Minister backs constituents on propane plant opposition


Tribune Business Reporter


A Cabinet minister yesterday joined Baillou Hills Estates residents in voicing opposition to the development of a $1.3m “state-of-the-art” propane gas plant off Tonique Williams Highway.

Mario Bowleg, minister for youth, sports and culture, backed his Garden Hills constituents in their appeal against the Town Planning Committee approvals granted to Nassau Propane for its proposed relocation.

Speaking to Tribune Business at the preliminary hearing before the Planning and Subdivisions Appeals Board, he said he expects the original approvals to be overturned based on the outcry from Baillou Hills Estates subdivision residents.

“There’s rules and regulations that govern these communities, and we just hope that the rules and regulations that govern prevail,” Mr Bowleg said. “I mean, it’s unfortunate that a propane company would want to bring that type of organiaation or business within the community of what I call a lot of retirees.

“That community itself is based on a lot of persons who built their homes to retire and rest well as they go towards their twilight years, and so to have something like that try to move into a community like Baillou Hills Estates, which has been around for a very long time, is just very unfortunate.”

Shaherah Adderley, president of the Baillou Hill Estates Homeowners Association, said the group has retained Romauld Ferreira, former minister of the environment under the Minnis administration, to represent the body at the full appeal hearing which is scheduled for January 23, 2024.

The Homeowners Association will have until December 12 to collate and present all the reasons for their objections to the Appeals Board. Residents also complained that Nassau Propane has begun to clear land and lay foundations for its new facilities despite an active appeals process. They added that the location also has an approval for a car wash along with the propane facility.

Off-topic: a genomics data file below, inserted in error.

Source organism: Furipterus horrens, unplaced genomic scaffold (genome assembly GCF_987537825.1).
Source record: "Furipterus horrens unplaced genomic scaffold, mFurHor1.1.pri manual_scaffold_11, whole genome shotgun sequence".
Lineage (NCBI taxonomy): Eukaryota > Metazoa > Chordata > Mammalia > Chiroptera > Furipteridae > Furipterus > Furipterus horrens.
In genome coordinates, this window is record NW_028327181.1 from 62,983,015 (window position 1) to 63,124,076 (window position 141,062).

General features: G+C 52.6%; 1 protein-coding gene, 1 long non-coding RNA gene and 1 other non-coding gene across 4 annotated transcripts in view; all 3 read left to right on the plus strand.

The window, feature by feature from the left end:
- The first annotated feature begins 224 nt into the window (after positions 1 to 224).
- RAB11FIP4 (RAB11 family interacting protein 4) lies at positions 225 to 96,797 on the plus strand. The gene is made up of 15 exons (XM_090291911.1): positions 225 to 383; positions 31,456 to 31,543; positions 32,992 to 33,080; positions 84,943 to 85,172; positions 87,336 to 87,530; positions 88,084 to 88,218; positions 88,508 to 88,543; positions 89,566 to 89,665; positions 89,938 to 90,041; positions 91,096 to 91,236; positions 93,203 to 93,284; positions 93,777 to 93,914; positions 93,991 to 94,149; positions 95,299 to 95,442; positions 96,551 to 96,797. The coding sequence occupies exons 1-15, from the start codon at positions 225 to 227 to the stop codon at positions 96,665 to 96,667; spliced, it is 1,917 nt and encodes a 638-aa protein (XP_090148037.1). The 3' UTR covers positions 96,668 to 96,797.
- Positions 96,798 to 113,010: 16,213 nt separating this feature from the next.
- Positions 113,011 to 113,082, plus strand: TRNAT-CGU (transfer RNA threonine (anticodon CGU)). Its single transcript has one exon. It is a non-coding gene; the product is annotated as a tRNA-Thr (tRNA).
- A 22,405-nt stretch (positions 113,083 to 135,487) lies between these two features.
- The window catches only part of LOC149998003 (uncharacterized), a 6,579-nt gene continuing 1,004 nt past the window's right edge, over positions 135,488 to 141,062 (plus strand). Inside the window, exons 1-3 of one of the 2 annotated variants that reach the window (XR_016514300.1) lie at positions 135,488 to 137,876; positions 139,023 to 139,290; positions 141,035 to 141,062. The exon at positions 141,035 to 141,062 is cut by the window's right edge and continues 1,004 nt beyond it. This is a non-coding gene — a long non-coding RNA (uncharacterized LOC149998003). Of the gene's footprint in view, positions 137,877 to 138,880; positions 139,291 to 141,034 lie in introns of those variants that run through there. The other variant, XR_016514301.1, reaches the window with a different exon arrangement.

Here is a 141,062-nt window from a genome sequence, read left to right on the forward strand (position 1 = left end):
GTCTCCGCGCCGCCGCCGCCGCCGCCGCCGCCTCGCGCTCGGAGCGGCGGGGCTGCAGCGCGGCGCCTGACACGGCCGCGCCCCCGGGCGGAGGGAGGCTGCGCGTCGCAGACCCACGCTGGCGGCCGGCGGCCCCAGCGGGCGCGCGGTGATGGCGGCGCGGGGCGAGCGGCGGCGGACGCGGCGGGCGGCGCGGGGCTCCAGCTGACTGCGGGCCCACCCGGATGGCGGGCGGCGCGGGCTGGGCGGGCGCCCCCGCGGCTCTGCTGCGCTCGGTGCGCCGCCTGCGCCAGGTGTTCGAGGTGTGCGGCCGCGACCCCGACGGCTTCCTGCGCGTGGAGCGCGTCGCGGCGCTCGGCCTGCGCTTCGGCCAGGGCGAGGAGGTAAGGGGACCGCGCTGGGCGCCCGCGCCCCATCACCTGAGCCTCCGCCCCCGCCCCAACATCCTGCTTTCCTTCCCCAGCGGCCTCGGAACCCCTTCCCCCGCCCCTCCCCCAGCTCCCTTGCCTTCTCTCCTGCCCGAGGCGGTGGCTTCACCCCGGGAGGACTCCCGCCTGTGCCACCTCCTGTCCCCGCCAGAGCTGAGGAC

Warren Davis, Nassau Propane’s general manager, told the Appeals Board that the appeal should be dismissed - and the company’s project allowed to move forward - as those raising objections have no standing.

“The purpose of my attendance here today is to make a request that the application be dismissed. I would have gone ahead and sent in a letter addressed to your attention that, clearly the justification or the reasons that the HOA (Home Owners Association) would have provided as a grounds for an appeal, those are not factual. So really, I’m here today to request that this matter be dismissed,” he said.

Mr Davis, who confirmed that Nassau Propane owns the entire property where the car wash and propane plant would be located, said the company is just clearing the land. He confirmed that the propane pant will be located adjacent to the car wash.

The Appeals Board, in declining to dismiss the appeal, informed Mr Davis that despite him being the owner of the land he would have to separate the two entities and clearly identify which is the car wash and which is the propane plant.